Thursday is when our long week concludes and our long weekend begins. It also happens to be the hardest day of the week. We have two hours of lecture in the morning before heading off to lab in the afternoon. Time in between is usually spent eating, cramming in the library, or trying to fit in a quick nap. Even though Thursdays are stressful, we end the day preparing for the long weekend which makes it all worth it.  

Right now we’re prepping for our last midterm next week! See you soon! 

Arisa Dhiensiri studied abroad in Nicosia, Cyprus, in summer 2018:

Cyprus | Physics 1 Over! Moving into Apartments, Halfway Done with Physics Forever!


This week we took our first final exam and we are officially done with Physics I! This week was pretty stressful since most of us were holed away in preparation for the exam. However this weekend is a free weekend with no excursions or day trips. Most people in the program are traveling but my friends and I decided to stay in Nicosia and catch up on some much needed rest. We had our last class with Dr. Anastasia Hadjiconstanti, which was very bittersweet, but we met our new professor this week and he seems just as nice. We’re already learning material for our second midterm in a week and a half. Even though the physics seems never ending at least we get this weekend to sleep it off.  

Our last class with Dr. Hadjiconstanti (bottom row, white shirt). We’re going to miss her so much! 


Last week the apartments were finally ready for us to move into! As soon as we finished our first midterm we bussed back to Altius Hotel, got our stuff, moved into the apartments, and headed straight back to lecture. The apartments are about all condensed within 5 minutes of the University and surrounded by the restaurants listed on the food vouchers, which is very convenient. Most apartments are set up suite style, two double bedrooms complete with a fully equipped kitchen, a bathroom, and a furnished living room. Most of the girls and the guys live in separate buildings but they are all within walking distance of each other. The apartments are pretty spacious and since they come with air conditioning I couldn’t ask for anything more.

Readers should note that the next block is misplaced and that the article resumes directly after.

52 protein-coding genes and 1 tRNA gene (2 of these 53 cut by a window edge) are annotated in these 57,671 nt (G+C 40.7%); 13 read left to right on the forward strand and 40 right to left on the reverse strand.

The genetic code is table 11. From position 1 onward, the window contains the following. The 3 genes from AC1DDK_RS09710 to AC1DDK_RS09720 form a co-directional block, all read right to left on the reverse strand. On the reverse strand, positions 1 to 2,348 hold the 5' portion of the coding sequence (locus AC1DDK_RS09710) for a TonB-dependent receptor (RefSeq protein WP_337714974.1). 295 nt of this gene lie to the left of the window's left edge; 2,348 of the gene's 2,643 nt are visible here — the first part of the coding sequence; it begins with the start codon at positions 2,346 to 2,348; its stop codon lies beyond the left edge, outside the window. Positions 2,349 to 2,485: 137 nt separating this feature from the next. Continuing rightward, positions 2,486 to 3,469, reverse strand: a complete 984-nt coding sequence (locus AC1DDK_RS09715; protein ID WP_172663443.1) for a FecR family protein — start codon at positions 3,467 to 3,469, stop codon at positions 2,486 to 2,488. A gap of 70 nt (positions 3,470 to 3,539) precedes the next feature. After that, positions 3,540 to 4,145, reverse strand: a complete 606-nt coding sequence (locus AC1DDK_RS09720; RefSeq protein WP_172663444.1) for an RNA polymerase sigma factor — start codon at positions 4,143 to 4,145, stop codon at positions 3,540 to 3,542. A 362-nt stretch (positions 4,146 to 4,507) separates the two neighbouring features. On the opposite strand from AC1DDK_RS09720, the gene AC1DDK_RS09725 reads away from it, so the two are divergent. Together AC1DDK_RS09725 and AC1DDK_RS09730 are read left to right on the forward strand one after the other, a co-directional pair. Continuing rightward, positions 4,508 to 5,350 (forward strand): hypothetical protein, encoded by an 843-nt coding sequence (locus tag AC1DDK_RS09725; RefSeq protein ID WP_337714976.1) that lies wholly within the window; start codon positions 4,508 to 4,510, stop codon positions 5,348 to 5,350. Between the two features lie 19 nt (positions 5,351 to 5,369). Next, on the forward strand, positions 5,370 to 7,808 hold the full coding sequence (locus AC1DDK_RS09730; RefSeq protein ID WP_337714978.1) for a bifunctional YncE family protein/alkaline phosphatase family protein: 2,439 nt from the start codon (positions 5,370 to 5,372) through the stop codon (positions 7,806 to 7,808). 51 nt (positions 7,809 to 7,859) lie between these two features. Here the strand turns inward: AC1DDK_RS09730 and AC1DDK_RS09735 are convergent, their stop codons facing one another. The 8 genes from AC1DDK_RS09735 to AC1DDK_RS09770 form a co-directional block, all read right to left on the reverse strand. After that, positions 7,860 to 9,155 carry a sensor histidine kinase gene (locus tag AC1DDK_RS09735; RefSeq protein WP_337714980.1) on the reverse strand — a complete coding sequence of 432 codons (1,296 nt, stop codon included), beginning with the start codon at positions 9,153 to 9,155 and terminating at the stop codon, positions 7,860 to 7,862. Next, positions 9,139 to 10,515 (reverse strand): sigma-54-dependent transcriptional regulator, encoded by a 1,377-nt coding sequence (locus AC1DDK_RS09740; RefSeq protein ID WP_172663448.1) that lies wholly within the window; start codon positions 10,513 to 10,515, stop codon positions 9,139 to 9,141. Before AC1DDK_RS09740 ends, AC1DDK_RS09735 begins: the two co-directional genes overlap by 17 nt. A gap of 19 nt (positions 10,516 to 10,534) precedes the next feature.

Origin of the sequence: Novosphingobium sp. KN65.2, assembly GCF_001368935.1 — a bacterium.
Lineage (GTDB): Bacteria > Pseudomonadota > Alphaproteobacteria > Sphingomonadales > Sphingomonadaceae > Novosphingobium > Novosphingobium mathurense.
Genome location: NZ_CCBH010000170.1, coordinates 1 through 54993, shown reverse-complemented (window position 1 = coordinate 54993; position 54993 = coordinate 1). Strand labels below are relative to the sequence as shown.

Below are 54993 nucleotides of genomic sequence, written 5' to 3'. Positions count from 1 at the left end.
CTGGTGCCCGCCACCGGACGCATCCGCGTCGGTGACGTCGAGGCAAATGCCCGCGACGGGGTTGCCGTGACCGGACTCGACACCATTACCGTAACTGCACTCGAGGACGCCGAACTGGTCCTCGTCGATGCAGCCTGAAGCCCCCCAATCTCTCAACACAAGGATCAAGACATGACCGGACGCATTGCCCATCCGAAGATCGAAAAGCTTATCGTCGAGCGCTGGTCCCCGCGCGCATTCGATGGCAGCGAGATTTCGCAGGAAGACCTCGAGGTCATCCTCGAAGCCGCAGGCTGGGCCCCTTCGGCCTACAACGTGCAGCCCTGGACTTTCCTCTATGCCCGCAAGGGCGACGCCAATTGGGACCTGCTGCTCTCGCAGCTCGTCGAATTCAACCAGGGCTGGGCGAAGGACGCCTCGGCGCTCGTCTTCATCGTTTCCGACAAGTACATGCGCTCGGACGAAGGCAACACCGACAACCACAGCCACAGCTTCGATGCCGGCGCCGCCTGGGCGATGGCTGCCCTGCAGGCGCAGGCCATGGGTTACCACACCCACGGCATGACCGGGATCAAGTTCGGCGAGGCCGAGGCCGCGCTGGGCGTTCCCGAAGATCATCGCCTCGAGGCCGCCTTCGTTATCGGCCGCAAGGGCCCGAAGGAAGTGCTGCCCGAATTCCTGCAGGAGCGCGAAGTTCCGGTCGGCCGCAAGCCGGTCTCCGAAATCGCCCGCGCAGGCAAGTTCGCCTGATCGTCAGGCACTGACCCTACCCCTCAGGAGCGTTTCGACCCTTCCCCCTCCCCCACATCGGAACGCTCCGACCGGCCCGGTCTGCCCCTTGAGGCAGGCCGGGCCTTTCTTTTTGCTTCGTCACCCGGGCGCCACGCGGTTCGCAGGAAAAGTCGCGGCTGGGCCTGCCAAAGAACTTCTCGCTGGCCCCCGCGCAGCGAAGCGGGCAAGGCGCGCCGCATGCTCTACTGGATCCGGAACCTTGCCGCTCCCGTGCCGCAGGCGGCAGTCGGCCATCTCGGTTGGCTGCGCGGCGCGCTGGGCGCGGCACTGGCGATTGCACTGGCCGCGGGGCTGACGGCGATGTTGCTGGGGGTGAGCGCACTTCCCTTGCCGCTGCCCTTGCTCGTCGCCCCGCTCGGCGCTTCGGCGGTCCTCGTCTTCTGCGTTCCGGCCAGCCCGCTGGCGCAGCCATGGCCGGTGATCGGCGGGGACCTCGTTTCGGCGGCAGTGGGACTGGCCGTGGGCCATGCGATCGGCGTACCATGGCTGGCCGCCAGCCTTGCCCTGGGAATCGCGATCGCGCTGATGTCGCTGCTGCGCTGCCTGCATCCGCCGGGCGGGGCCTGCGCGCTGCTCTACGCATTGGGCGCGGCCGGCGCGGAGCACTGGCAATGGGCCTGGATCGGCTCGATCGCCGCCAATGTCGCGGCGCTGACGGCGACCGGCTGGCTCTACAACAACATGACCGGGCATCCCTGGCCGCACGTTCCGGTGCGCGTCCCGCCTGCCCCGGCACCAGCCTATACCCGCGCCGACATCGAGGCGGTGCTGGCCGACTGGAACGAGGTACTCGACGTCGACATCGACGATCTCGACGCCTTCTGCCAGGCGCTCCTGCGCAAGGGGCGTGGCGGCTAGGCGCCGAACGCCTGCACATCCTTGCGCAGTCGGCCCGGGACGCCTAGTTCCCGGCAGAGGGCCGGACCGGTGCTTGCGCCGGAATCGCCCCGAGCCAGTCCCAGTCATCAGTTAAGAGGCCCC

My friend Grace made a video documenting the first half of the trip, which you can view below! 

 See you next week!  

Arisa Dhiensiri studied abroad in Nicosia, Cyprus, in summer 2018:

Cyprus | Post Midterm Relaxing, Visiting a Ghost Town and Ayia Napa Weekend Excursion


This week we completed our first midterm, and now we have about a week and a half until our final. The material slowly gets harder and harder, every time I think I start to get a grasp on a concept I realize that I’m actually six concepts behind. I’m sure that the frustration with physics is a universal thing though. We still have four more chapters to learn before we take our final, and our professor is really doing her best to squeeze it all in. 

Besides physics I’m really starting to understand that sunscreen, cold water, and deodorant are my best friends in this climate. Since it’s mid-July the heat is really picking up and most days the weather reaches just above 100 degrees Fahrenheit with humidity levels around 65%. We spend the bulk of our days inside classrooms or lab, sheltered by the air conditioning.  

This weekend Global Semesters arranged a weekend excursion to Ayia Napa, another coastal beach town. Ayia Napa is listed as one of Europe’s top beach towns, and is the prime tourist spot on the island. It’s mostly known for its nightlife, beaches, and caves. The main beach we visited was Nissi Beach, a very popular beachfront with clubs and beach shacks lining the sand.  

Since we were given the weekend to go and explore on our own my friends and I booked a boat tour with Aphrodite II Cruises on Saturday so we could see all the famous sights and go snorkeling. I had never been snorkeling before and so this was by far my favorite part of the entire trip. The cruise company picked us up in front of the Panas Holiday Village hotel where we were staying and took us to the Ayia Napa harbor where all the boats were docked. The boat took us all throughout the eastern coast of Cyprus and we got to see Cape Greco, the sea caves, and Famagusta, the ghost town. On the boat tour they docked twice and gave us free snorkeling gear so that we could swim in the Mediterranean Sea. The water was so clear and blue I had never seen anything like it. There were so many fish swimming around that would flit away as soon as I got close. Even though I got very sunburnt the boat cruise in Ayia Napa was by far an experience I’ll always remember.